In avoidance of the political conventions, I turned to a character named Ernie Brown Jr. who is known to his millions of fans as the Turtleman.
Described as a Kentucky woodsman, the Turtleman has his own show on cable TV. In exchange for a fresh-baked pie or a jar of homemade jam, he’ll come to your home and remove unwanted opossums, snakes, skunks, raccoons or snapping turtles (his specialty).
In one unforgettable episode, the ceiling of a crawl space gives way, dumping a nest of squirming rats on the Turtleman’s head. On another show he submerges in a pond of reeking manure to grab a rogue turtle that’s been biting cows on the ankles.
You can understand why the Turtleman is a superstar.
Personally — and I speak for many Americans — I’d rather watch a man flop around with wild rodents in his hair than listen to another political speech.
Unfortunately, the Turtleman’s time slot is early in the evening, so while flipping channels late, I occasionally stumbled into convention coverage. Usually, I paused to see who was speaking and hear what they were saying.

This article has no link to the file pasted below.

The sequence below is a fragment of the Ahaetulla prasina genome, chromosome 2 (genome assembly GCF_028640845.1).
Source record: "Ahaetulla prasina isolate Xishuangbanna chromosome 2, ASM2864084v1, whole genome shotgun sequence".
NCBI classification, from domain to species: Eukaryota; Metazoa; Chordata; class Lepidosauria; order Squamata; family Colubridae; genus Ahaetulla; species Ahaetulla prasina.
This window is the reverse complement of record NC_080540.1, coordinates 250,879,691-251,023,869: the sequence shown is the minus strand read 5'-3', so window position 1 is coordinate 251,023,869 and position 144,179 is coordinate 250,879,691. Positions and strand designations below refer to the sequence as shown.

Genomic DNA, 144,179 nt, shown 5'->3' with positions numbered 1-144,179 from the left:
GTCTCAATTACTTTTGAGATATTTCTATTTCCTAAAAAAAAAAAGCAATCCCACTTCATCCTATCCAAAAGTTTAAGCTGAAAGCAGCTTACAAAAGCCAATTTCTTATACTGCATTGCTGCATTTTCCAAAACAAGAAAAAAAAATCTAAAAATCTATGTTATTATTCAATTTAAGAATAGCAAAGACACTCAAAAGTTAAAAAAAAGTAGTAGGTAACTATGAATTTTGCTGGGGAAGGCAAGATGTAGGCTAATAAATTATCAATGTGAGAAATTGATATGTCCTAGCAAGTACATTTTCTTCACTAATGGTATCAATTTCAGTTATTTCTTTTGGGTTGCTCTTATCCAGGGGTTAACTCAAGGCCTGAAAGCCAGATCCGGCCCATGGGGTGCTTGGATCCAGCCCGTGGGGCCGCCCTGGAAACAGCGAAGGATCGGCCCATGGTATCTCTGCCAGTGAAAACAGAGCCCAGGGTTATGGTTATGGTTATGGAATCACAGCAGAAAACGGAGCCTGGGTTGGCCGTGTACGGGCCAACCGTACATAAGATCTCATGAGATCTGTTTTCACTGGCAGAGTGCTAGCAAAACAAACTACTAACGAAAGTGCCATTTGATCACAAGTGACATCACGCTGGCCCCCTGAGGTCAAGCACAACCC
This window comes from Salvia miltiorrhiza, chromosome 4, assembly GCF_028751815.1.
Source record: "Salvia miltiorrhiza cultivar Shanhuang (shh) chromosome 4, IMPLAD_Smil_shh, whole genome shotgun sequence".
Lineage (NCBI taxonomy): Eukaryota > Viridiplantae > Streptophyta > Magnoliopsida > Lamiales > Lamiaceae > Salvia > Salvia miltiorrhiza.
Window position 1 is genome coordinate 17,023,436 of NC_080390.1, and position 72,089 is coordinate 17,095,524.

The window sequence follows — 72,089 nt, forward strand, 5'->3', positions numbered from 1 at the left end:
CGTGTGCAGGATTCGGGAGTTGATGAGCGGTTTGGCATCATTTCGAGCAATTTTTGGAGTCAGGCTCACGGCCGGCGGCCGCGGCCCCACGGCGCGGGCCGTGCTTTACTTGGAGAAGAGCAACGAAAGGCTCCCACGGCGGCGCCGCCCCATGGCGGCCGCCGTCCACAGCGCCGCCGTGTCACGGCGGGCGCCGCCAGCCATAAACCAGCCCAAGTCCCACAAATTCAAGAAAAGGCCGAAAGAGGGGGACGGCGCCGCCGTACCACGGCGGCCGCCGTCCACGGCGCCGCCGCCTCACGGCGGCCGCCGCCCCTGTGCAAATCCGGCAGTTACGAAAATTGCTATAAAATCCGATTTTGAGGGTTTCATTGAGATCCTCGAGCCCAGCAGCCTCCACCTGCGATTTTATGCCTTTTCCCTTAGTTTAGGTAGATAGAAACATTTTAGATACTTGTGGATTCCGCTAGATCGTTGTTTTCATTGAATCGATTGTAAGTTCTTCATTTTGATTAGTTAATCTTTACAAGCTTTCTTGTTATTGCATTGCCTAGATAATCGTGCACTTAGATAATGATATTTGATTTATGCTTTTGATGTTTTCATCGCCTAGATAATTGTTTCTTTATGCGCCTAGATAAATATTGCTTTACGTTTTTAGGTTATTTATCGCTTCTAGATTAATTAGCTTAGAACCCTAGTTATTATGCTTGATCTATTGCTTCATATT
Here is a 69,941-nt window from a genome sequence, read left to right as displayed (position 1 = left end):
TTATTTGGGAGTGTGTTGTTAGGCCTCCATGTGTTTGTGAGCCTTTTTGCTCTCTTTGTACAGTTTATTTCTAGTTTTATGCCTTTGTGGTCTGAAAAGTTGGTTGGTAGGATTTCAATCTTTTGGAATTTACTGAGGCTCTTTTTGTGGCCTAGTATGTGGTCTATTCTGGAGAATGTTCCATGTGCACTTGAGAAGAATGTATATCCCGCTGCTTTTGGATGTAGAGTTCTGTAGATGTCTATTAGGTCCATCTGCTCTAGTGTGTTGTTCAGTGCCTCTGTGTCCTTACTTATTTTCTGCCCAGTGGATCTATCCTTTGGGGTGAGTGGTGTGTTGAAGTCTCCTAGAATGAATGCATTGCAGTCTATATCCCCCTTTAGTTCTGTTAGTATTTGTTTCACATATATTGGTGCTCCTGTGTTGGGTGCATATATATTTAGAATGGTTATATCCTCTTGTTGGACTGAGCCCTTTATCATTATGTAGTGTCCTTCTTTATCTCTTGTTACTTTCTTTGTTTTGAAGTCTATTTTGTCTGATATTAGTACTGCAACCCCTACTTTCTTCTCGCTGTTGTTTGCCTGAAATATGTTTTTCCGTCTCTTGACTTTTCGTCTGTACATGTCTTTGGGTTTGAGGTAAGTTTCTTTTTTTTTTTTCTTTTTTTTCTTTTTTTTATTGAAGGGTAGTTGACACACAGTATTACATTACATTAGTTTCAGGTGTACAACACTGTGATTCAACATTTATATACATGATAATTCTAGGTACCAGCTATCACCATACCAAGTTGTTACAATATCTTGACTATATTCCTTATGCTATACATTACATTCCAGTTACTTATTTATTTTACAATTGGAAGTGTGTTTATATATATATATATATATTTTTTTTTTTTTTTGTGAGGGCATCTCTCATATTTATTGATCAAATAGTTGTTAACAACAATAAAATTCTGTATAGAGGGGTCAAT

Then, when my gums began to bleed, I moved on.
Last week, something unexpected happened when I came across the Democratic National Convention on CNN. Bill Clinton was talking on stage, and he was every bit as compelling as Ernie Brown Jr.
I put down the remote and watched. It was intriguing not just because of Clinton’s obvious gifts as a speaker, but also because of what it says about the American heart.
Remember that this was a guy whose horndog ways almost torpedoed his second term of office, handing the Republicans enough ammunition to stage an impeachment trial that derailed his agenda and sapped the nation’s energy for many long, infuriating months.
Who knows what else Clinton might have accomplished if he’d been content with just a peck on the cheek from Monica Lewinsky, or at least hadn’t lied about what happened.
Yet even after the scandal he walked out of the White House as one of the most popular presidents ever, and he’s even more popular now. The most recent Gallup poll, conducted before last week’s convention, put his favorability rating at 69 percent — much higher than either of the presidential candidates.